In what could prove to be a landmark decision, the Federal Court
recently upheld a Canadian Human Rights Tribunal decision which
held that the Canada Border Services Agency (CBSA) discriminated
against an employee on the basis of family status when she was
denied her request for regular hours in order to make child care
Fiona Johnstone had been working full-time as a border services
officer on irregular rotating shifts. The constantly changing and
unpredictable work hours made it impossible for Johnstone to
arrange childcare. She twice requested full-time employment with
fixed day shifts that would allow her to arrange childcare for her
two young children and was denied both times. The only available
fixed shifts offered by the CBSA were part-time. Johnstone,
however, wished to maintain her full-time employment status in
order to access opportunities for training and advancement, pension
and benefits available for full-time employees.
In denying Johnstone's request, the CBSA took the position
that in order to meet its operational requirements at Pearson
Airport, full-time employees were required to work rotating and
variable shifts under an agreement established with the local
union, titled the Variable Shift Scheduling Agreement (VSSA).
The CBSA did not believe that childcare or other family
obligations fell within the enumerated ground of "family
status" triggering a duty to accommodate. Instead, it took the
position that the need for accommodation on the basis of family
obligations was merely the result of choices that individuals make,
rather than a legitimate need.
The Court determined that family status should not be limited to
identifying one as a parent or a familial relation of another
person, but rather includes the needs and obligations naturally
flowing from that relationship. The Court framed the test for
establishing a prima facie case of family status discrimination as
one of determining whether the employment rule/practice interferes
with an employee's ability to fulfill "substantial
parental obligations...in any realistic way".
The Court noted that although the CBSA had refused to
accommodate Johnstone's family obligations, it had circumvented
the VSSA in order to accommodate other employees for medical or
religious reasons. It appears that this seemingly arbitrary line
drawn in the sand by the CBSA may have been a factor in the
The CBSA was ordered to pay Johnstone the difference between her
part-time and full-time wages and benefits for the entire period
she was limited to working the reduced hours. Johnstone was also
awarded $15,000 in general damages for pain and suffering and
$20,000 in special damages for the CBSA's willful engagement in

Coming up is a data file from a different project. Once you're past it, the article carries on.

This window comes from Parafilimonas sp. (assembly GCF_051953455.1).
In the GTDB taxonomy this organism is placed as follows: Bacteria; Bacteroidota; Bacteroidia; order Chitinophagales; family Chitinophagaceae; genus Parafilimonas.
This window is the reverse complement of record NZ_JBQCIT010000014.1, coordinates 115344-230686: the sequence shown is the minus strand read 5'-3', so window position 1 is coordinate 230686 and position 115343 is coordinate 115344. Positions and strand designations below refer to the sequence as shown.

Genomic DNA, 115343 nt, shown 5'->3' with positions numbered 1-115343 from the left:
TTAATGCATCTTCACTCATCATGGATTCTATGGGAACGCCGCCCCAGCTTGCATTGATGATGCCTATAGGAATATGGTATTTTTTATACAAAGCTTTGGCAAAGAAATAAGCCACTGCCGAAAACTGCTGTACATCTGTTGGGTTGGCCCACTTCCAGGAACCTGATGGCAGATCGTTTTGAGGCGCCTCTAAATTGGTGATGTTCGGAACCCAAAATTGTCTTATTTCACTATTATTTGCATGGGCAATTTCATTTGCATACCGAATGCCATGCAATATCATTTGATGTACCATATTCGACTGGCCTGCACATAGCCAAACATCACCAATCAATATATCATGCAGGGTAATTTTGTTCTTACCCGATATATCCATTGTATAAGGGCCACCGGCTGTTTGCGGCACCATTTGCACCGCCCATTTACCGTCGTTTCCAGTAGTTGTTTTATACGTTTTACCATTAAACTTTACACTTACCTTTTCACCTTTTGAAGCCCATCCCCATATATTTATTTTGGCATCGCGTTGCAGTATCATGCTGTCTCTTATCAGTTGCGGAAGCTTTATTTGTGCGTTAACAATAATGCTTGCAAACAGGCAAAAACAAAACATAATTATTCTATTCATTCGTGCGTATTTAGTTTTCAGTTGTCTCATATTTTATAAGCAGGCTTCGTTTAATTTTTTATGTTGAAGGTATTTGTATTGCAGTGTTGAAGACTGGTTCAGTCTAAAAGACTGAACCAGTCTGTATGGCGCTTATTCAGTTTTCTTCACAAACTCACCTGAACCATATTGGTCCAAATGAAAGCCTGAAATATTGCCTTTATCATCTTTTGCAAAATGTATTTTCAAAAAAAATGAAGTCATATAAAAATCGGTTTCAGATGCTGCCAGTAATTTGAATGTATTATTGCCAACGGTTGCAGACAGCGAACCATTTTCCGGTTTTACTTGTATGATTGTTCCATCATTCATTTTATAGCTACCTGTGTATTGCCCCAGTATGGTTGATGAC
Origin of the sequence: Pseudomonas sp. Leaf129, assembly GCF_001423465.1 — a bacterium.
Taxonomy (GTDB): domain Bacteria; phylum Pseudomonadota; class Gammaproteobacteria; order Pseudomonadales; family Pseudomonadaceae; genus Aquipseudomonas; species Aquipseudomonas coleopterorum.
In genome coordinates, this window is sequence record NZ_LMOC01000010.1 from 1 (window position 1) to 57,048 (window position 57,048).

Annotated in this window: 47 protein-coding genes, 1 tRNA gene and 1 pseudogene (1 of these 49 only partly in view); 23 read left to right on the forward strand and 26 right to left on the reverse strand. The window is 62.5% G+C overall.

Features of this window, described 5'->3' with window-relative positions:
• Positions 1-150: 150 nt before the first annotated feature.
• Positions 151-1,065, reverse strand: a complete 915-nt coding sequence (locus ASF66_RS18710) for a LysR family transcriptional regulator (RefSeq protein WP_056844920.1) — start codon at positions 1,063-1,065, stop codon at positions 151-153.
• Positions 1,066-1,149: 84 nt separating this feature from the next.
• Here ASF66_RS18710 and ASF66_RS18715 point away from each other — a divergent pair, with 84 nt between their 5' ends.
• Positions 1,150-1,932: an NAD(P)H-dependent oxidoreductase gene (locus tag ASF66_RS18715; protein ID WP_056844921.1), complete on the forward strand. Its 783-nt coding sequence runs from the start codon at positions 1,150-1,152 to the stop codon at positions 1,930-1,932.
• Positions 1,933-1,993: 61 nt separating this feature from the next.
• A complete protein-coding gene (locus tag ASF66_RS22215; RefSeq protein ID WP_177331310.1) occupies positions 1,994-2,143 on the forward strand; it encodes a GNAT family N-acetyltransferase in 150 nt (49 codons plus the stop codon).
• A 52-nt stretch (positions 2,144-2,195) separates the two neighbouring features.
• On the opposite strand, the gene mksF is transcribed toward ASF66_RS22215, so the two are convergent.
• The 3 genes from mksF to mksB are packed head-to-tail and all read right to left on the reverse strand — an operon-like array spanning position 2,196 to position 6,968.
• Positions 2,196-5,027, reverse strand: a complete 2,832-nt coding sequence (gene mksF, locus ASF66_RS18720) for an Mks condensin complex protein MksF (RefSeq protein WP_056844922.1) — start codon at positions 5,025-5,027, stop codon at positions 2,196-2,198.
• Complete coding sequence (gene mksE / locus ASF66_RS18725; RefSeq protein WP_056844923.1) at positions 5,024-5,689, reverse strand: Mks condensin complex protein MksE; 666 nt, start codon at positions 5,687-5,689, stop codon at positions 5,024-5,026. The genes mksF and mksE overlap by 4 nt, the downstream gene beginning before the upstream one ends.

a discriminatory practice. The CBSA has revised its policies to
address requests such as the one made by Johnstone.
The Federal Court's analysis is at odds with the approach of
the British Columbia Court of Appeal in Campbell River and North Island Transition
Society, a leading authority on family status
accommodation. This case held that there must be a serious
interference with the parental/family duty before a prima facie
case of family status discrimination could be made out.
As employers are likely to see a rise in requests to accommodate
childcare arrangements and the care of older relatives in the
future, it will be important for employers to give careful
consideration to the impact of such requests on the workplace and
the steps the employee has taken to try and resolve conflicts
between family and workplace obligations to determine whether the
family obligations can be accommodated short of undue hardship.
The lawyers at CCP can assist employers in the challenging area
of human rights law by drafting/reviewing workplace policies,
evaluating accommodation requests and litigating Human Rights
complaints should it be necessary.
The CBSA has not come to a decision on whether or not to appeal
the Federal Court ruling. CCP will post any updates as they
Unfortunately, reasonable accommodation for employees in the workplace continues to be the source of significant litigation and even today we continue to see outrageous examples of employers behaving badly.
We are now beginning to see reported cases involving charges and subsequent fines laid against employers for failing to provide information, instruction and supervision to protect a worker from workplace violence.
On October 13, 2016, the Supreme Court of Canada denied leave to appeal an Ontario Court of Appeal decision which ordered an employer to pay a former employee 37 months of salary and benefits following termination.
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